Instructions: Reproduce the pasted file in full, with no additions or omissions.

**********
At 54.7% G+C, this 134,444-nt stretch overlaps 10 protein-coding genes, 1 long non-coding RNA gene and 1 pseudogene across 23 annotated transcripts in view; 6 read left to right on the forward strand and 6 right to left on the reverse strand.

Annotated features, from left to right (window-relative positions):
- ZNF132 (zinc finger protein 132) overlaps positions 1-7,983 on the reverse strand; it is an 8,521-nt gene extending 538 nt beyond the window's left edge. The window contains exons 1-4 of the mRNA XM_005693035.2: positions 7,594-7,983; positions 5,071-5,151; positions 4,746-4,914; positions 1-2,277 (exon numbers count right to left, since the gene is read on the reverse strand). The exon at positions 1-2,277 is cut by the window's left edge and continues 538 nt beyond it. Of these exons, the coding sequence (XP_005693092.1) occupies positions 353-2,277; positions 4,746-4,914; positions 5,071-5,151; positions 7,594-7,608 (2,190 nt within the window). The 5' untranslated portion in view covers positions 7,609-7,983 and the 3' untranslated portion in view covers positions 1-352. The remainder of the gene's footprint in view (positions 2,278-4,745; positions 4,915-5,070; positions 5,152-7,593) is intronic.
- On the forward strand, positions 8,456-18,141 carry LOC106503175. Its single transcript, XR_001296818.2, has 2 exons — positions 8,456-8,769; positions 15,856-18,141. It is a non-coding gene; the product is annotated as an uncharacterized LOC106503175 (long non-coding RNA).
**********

At 54.7% G+C, this 134,444-nt stretch overlaps 10 protein-coding genes, 1 long non-coding RNA gene and 1 pseudogene across 23 annotated transcripts in view; 6 read left to right on the forward strand and 6 right to left on the reverse strand.

Annotated features, from left to right (window-relative positions):
- ZNF132 (zinc finger protein 132) overlaps positions 1-7,983 on the reverse strand; it is an 8,521-nt gene extending 538 nt beyond the window's left edge. The window contains exons 1-4 of the mRNA XM_005693035.2: positions 7,594-7,983; positions 5,071-5,151; positions 4,746-4,914; positions 1-2,277 (exon numbers count right to left, since the gene is read on the reverse strand). The exon at positions 1-2,277 is cut by the window's left edge and continues 538 nt beyond it. Of these exons, the coding sequence (XP_005693092.1) occupies positions 353-2,277; positions 4,746-4,914; positions 5,071-5,151; positions 7,594-7,608 (2,190 nt within the window). The 5' untranslated portion in view covers positions 7,609-7,983 and the 3' untranslated portion in view covers positions 1-352. The remainder of the gene's footprint in view (positions 2,278-4,745; positions 4,915-5,070; positions 5,152-7,593) is intronic.
- On the forward strand, positions 8,456-18,141 carry LOC106503175. Its single transcript, XR_001296818.2, has 2 exons — positions 8,456-8,769; positions 15,856-18,141. It is a non-coding gene; the product is annotated as an uncharacterized LOC106503175 (long non-coding RNA).